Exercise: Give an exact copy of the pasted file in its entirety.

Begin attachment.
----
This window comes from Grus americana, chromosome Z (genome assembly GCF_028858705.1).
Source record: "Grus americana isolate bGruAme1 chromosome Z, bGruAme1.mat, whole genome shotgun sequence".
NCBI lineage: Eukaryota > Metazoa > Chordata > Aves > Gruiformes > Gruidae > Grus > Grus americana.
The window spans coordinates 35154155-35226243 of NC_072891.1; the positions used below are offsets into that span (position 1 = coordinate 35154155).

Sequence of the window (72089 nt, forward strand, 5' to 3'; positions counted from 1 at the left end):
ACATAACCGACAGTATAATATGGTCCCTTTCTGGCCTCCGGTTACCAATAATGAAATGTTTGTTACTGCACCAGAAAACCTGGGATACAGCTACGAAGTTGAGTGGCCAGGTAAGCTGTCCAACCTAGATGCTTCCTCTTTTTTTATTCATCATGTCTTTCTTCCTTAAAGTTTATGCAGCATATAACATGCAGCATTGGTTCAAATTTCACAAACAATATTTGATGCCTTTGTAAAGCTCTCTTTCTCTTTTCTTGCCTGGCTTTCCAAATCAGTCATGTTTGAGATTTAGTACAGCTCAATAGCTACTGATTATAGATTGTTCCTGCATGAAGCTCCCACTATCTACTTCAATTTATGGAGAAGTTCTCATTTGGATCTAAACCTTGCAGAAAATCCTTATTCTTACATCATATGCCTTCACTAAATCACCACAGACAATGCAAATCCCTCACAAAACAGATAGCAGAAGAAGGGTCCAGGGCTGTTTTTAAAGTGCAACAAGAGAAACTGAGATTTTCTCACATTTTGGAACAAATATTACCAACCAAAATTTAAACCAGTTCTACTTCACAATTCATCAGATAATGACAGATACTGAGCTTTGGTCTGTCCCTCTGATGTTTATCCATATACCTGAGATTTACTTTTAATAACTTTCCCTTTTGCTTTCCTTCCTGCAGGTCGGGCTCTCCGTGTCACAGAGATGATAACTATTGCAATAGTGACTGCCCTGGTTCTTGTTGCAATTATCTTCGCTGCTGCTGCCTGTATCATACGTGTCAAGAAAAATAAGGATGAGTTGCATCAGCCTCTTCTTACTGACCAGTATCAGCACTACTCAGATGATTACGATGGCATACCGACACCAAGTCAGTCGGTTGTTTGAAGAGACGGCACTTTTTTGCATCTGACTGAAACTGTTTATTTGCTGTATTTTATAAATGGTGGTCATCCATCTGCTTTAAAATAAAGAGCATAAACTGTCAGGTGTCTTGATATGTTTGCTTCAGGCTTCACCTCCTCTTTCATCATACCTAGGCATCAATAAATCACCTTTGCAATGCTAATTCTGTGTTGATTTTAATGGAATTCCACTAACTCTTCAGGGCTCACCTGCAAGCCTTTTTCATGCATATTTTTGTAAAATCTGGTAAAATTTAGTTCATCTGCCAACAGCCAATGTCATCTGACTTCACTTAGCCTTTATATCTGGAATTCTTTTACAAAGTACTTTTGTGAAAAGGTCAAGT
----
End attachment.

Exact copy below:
This window comes from Grus americana, chromosome Z (genome assembly GCF_028858705.1).
Source record: "Grus americana isolate bGruAme1 chromosome Z, bGruAme1.mat, whole genome shotgun sequence".
NCBI lineage: Eukaryota > Metazoa > Chordata > Aves > Gruiformes > Gruidae > Grus > Grus americana.
The window spans coordinates 35154155-35226243 of NC_072891.1; the positions used below are offsets into that span (position 1 = coordinate 35154155).

Sequence of the window (72089 nt, forward strand, 5' to 3'; positions counted from 1 at the left end):
ACATAACCGACAGTATAATATGGTCCCTTTCTGGCCTCCGGTTACCAATAATGAAATGTTTGTTACTGCACCAGAAAACCTGGGATACAGCTACGAAGTTGAGTGGCCAGGTAAGCTGTCCAACCTAGATGCTTCCTCTTTTTTTATTCATCATGTCTTTCTTCCTTAAAGTTTATGCAGCATATAACATGCAGCATTGGTTCAAATTTCACAAACAATATTTGATGCCTTTGTAAAGCTCTCTTTCTCTTTTCTTGCCTGGCTTTCCAAATCAGTCATGTTTGAGATTTAGTACAGCTCAATAGCTACTGATTATAGATTGTTCCTGCATGAAGCTCCCACTATCTACTTCAATTTATGGAGAAGTTCTCATTTGGATCTAAACCTTGCAGAAAATCCTTATTCTTACATCATATGCCTTCACTAAATCACCACAGACAATGCAAATCCCTCACAAAACAGATAGCAGAAGAAGGGTCCAGGGCTGTTTTTAAAGTGCAACAAGAGAAACTGAGATTTTCTCACATTTTGGAACAAATATTACCAACCAAAATTTAAACCAGTTCTACTTCACAATTCATCAGATAATGACAGATACTGAGCTTTGGTCTGTCCCTCTGATGTTTATCCATATACCTGAGATTTACTTTTAATAACTTTCCCTTTTGCTTTCCTTCCTGCAGGTCGGGCTCTCCGTGTCACAGAGATGATAACTATTGCAATAGTGACTGCCCTGGTTCTTGTTGCAATTATCTTCGCTGCTGCTGCCTGTATCATACGTGTCAAGAAAAATAAGGATGAGTTGCATCAGCCTCTTCTTACTGACCAGTATCAGCACTACTCAGATGATTACGATGGCATACCGACACCAAGTCAGTCGGTTGTTTGAAGAGACGGCACTTTTTTGCATCTGACTGAAACTGTTTATTTGCTGTATTTTATAAATGGTGGTCATCCATCTGCTTTAAAATAAAGAGCATAAACTGTCAGGTGTCTTGATATGTTTGCTTCAGGCTTCACCTCCTCTTTCATCATACCTAGGCATCAATAAATCACCTTTGCAATGCTAATTCTGTGTTGATTTTAATGGAATTCCACTAACTCTTCAGGGCTCACCTGCAAGCCTTTTTCATGCATATTTTTGTAAAATCTGGTAAAATTTAGTTCATCTGCCAACAGCCAATGTCATCTGACTTCACTTAGCCTTTATATCTGGAATTCTTTTACAAAGTACTTTTGTGAAAAGGTCAAGT